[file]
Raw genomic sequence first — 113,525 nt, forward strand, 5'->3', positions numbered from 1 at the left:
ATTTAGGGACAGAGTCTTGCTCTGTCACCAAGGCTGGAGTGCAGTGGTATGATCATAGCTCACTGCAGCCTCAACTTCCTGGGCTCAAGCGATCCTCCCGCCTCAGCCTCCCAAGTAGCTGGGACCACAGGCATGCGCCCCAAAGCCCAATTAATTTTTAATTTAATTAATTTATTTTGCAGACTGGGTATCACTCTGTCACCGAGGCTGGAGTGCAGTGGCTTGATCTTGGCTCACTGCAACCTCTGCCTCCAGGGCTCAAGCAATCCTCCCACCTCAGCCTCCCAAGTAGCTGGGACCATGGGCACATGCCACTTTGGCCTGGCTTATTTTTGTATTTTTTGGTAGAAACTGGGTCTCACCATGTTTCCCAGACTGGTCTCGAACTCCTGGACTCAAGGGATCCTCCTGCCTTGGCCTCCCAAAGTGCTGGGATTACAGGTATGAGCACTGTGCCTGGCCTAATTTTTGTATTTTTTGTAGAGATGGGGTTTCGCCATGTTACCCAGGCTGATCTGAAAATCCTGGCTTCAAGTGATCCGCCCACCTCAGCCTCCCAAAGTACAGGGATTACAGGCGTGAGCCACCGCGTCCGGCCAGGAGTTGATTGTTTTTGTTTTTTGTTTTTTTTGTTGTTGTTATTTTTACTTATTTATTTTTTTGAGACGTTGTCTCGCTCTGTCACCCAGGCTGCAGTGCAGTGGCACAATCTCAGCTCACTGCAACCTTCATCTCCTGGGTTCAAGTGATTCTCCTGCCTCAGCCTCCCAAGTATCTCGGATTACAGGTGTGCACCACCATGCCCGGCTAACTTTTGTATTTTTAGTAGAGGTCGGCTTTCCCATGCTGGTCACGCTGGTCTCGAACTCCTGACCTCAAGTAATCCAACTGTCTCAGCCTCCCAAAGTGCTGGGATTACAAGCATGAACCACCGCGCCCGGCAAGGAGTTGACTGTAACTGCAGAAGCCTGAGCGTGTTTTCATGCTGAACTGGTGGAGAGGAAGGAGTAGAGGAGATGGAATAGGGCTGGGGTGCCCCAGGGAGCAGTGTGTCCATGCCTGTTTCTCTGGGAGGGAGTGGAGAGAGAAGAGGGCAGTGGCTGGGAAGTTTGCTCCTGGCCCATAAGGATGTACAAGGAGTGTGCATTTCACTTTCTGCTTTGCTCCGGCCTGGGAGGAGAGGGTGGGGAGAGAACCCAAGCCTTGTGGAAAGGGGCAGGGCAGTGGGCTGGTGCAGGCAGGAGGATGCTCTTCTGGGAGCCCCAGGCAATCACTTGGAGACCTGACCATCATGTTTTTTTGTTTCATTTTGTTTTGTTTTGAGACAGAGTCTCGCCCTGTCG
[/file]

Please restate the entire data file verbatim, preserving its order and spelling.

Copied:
Raw genomic sequence first — 113,525 nt, forward strand, 5'->3', positions numbered from 1 at the left:
ATTTAGGGACAGAGTCTTGCTCTGTCACCAAGGCTGGAGTGCAGTGGTATGATCATAGCTCACTGCAGCCTCAACTTCCTGGGCTCAAGCGATCCTCCCGCCTCAGCCTCCCAAGTAGCTGGGACCACAGGCATGCGCCCCAAAGCCCAATTAATTTTTAATTTAATTAATTTATTTTGCAGACTGGGTATCACTCTGTCACCGAGGCTGGAGTGCAGTGGCTTGATCTTGGCTCACTGCAACCTCTGCCTCCAGGGCTCAAGCAATCCTCCCACCTCAGCCTCCCAAGTAGCTGGGACCATGGGCACATGCCACTTTGGCCTGGCTTATTTTTGTATTTTTTGGTAGAAACTGGGTCTCACCATGTTTCCCAGACTGGTCTCGAACTCCTGGACTCAAGGGATCCTCCTGCCTTGGCCTCCCAAAGTGCTGGGATTACAGGTATGAGCACTGTGCCTGGCCTAATTTTTGTATTTTTTGTAGAGATGGGGTTTCGCCATGTTACCCAGGCTGATCTGAAAATCCTGGCTTCAAGTGATCCGCCCACCTCAGCCTCCCAAAGTACAGGGATTACAGGCGTGAGCCACCGCGTCCGGCCAGGAGTTGATTGTTTTTGTTTTTTGTTTTTTTTGTTGTTGTTATTTTTACTTATTTATTTTTTTGAGACGTTGTCTCGCTCTGTCACCCAGGCTGCAGTGCAGTGGCACAATCTCAGCTCACTGCAACCTTCATCTCCTGGGTTCAAGTGATTCTCCTGCCTCAGCCTCCCAAGTATCTCGGATTACAGGTGTGCACCACCATGCCCGGCTAACTTTTGTATTTTTAGTAGAGGTCGGCTTTCCCATGCTGGTCACGCTGGTCTCGAACTCCTGACCTCAAGTAATCCAACTGTCTCAGCCTCCCAAAGTGCTGGGATTACAAGCATGAACCACCGCGCCCGGCAAGGAGTTGACTGTAACTGCAGAAGCCTGAGCGTGTTTTCATGCTGAACTGGTGGAGAGGAAGGAGTAGAGGAGATGGAATAGGGCTGGGGTGCCCCAGGGAGCAGTGTGTCCATGCCTGTTTCTCTGGGAGGGAGTGGAGAGAGAAGAGGGCAGTGGCTGGGAAGTTTGCTCCTGGCCCATAAGGATGTACAAGGAGTGTGCATTTCACTTTCTGCTTTGCTCCGGCCTGGGAGGAGAGGGTGGGGAGAGAACCCAAGCCTTGTGGAAAGGGGCAGGGCAGTGGGCTGGTGCAGGCAGGAGGATGCTCTTCTGGGAGCCCCAGGCAATCACTTGGAGACCTGACCATCATGTTTTTTTGTTTCATTTTGTTTTGTTTTGAGACAGAGTCTCGCCCTGTCG